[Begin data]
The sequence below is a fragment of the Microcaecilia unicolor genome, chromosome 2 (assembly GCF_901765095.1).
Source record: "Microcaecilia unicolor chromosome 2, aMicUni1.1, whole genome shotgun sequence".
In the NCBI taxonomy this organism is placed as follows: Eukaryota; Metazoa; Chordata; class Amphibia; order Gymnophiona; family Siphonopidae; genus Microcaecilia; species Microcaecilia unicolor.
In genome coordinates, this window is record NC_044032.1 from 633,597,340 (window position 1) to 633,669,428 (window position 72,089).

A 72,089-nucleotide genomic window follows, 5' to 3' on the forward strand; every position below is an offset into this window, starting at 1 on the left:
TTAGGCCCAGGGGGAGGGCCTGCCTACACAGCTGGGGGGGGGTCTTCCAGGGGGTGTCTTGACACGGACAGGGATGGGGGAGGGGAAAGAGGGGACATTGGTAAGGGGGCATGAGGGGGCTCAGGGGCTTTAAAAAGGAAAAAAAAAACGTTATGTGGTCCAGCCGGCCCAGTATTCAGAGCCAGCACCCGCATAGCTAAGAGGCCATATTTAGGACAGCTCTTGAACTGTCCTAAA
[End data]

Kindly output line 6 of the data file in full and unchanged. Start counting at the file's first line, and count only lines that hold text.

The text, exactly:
TTAGGCCCAGGGGGAGGGCCTGCCTACACAGCTGGGGGGGGGTCTTCCAGGGGGTGTCTTGACACGGACAGGGATGGGGGAGGGGAAAGAGGGGACATTGGTAAGGGGGCATGAGGGGGCTCAGGGGCTTTAAAAAGGAAAAAAAAAACGTTATGTGGTCCAGCCGGCCCAGTATTCAGAGCCAGCACCCGCATAGCTAAGAGGCCATATTTAGGACAGCTCTTGAACTGTCCTAAA